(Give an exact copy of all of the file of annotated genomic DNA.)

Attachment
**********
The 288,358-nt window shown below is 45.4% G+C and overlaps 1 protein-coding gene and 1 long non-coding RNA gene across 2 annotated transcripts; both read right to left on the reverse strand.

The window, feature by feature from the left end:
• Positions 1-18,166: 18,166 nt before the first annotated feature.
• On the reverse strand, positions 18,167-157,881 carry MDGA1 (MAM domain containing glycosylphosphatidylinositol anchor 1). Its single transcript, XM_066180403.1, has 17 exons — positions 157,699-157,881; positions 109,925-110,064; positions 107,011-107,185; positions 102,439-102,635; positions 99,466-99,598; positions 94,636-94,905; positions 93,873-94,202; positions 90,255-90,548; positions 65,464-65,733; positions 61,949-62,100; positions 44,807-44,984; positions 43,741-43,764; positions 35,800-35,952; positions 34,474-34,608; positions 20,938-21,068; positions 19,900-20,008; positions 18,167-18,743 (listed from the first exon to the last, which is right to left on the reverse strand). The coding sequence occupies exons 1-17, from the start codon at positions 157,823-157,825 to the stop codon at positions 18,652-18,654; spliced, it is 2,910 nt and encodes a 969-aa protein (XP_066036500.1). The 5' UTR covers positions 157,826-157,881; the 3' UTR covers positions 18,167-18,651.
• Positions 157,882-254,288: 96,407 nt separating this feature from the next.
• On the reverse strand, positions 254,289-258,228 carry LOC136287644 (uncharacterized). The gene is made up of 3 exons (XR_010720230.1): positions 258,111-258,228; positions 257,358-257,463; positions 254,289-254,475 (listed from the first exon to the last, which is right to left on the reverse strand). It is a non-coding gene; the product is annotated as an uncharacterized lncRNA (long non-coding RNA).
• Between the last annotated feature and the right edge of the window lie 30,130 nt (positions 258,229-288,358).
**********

The 288,358-nt window shown below is 45.4% G+C and overlaps 1 protein-coding gene and 1 long non-coding RNA gene across 2 annotated transcripts; both read right to left on the reverse strand.

The window, feature by feature from the left end:
• Positions 1-18,166: 18,166 nt before the first annotated feature.
• On the reverse strand, positions 18,167-157,881 carry MDGA1 (MAM domain containing glycosylphosphatidylinositol anchor 1). Its single transcript, XM_066180403.1, has 17 exons — positions 157,699-157,881; positions 109,925-110,064; positions 107,011-107,185; positions 102,439-102,635; positions 99,466-99,598; positions 94,636-94,905; positions 93,873-94,202; positions 90,255-90,548; positions 65,464-65,733; positions 61,949-62,100; positions 44,807-44,984; positions 43,741-43,764; positions 35,800-35,952; positions 34,474-34,608; positions 20,938-21,068; positions 19,900-20,008; positions 18,167-18,743 (listed from the first exon to the last, which is right to left on the reverse strand). The coding sequence occupies exons 1-17, from the start codon at positions 157,823-157,825 to the stop codon at positions 18,652-18,654; spliced, it is 2,910 nt and encodes a 969-aa protein (XP_066036500.1). The 5' UTR covers positions 157,826-157,881; the 3' UTR covers positions 18,167-18,651.
• Positions 157,882-254,288: 96,407 nt separating this feature from the next.
• On the reverse strand, positions 254,289-258,228 carry LOC136287644 (uncharacterized). The gene is made up of 3 exons (XR_010720230.1): positions 258,111-258,228; positions 257,358-257,463; positions 254,289-254,475 (listed from the first exon to the last, which is right to left on the reverse strand). It is a non-coding gene; the product is annotated as an uncharacterized lncRNA (long non-coding RNA).
• Between the last annotated feature and the right edge of the window lie 30,130 nt (positions 258,229-288,358).